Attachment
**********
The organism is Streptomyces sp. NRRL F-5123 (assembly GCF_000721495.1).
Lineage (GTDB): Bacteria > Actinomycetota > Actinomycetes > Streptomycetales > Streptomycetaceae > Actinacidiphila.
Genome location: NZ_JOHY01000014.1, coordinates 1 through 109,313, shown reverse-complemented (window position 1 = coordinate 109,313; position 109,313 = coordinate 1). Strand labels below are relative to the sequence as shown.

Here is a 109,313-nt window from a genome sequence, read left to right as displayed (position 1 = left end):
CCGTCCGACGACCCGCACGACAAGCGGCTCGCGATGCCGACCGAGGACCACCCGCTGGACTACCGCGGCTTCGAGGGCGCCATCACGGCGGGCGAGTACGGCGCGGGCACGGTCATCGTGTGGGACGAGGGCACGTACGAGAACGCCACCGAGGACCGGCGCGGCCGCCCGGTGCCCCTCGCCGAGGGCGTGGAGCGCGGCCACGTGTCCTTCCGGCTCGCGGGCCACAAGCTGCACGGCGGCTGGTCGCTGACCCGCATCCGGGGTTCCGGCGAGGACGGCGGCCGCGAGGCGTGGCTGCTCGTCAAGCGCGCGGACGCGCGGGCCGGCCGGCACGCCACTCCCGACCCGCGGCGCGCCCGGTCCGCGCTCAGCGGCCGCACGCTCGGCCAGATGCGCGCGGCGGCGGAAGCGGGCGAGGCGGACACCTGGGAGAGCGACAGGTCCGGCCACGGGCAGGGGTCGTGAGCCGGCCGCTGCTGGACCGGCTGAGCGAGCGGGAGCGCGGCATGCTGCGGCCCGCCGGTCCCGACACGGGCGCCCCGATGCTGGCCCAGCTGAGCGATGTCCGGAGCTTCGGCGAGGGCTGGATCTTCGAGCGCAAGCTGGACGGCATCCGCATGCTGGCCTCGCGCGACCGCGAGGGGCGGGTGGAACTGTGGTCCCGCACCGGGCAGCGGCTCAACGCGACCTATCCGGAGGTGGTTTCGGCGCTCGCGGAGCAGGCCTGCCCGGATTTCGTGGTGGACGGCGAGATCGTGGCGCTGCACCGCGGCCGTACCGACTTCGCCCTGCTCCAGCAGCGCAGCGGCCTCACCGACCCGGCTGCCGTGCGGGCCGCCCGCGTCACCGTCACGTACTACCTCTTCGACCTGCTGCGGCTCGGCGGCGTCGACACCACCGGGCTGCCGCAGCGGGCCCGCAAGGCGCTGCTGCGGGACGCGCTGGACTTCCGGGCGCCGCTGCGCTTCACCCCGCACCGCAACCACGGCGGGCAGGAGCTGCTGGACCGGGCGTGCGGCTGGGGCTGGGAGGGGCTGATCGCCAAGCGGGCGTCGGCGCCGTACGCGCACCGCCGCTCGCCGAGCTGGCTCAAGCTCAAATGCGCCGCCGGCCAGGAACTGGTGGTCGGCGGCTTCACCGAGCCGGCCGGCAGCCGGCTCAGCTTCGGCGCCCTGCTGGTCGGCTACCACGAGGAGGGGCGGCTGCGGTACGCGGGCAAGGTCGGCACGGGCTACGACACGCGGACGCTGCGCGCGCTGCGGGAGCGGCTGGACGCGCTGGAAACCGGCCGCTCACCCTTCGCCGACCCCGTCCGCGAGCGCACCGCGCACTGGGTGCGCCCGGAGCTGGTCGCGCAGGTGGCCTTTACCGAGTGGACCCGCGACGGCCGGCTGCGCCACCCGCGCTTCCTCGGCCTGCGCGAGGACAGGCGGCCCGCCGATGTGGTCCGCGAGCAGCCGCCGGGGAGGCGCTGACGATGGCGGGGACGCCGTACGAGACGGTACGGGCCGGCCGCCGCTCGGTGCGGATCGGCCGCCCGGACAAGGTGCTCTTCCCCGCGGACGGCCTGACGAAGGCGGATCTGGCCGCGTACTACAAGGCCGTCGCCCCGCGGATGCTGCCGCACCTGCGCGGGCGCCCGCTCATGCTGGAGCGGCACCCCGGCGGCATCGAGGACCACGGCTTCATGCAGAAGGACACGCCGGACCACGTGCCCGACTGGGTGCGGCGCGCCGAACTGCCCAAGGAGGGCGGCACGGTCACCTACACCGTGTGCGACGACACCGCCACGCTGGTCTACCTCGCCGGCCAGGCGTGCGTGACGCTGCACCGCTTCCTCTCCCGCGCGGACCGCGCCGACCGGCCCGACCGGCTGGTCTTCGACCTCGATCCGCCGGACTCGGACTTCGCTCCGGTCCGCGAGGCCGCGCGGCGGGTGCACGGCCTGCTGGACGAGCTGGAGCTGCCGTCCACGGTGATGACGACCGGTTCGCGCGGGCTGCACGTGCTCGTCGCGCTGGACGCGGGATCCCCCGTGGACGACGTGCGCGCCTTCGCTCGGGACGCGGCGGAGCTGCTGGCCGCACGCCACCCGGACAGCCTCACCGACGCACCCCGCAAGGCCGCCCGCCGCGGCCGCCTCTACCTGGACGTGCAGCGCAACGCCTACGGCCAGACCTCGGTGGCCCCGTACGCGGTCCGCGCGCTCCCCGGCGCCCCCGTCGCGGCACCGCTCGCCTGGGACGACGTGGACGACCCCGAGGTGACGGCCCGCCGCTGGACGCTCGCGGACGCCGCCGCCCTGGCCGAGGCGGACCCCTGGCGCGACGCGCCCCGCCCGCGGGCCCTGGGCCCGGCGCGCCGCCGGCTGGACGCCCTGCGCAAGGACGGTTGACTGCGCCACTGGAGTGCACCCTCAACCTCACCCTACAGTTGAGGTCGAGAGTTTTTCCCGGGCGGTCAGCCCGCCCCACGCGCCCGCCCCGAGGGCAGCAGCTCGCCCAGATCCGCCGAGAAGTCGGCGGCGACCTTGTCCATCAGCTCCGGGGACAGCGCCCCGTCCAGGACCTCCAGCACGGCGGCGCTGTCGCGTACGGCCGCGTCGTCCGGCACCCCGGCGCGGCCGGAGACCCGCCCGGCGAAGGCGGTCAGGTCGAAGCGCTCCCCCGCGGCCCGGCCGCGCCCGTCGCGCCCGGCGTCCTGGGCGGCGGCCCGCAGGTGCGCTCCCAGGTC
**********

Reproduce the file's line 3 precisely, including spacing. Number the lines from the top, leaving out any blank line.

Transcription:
Genome location: NZ_JOHY01000014.1, coordinates 1 through 109,313, shown reverse-complemented (window position 1 = coordinate 109,313; position 109,313 = coordinate 1). Strand labels below are relative to the sequence as shown.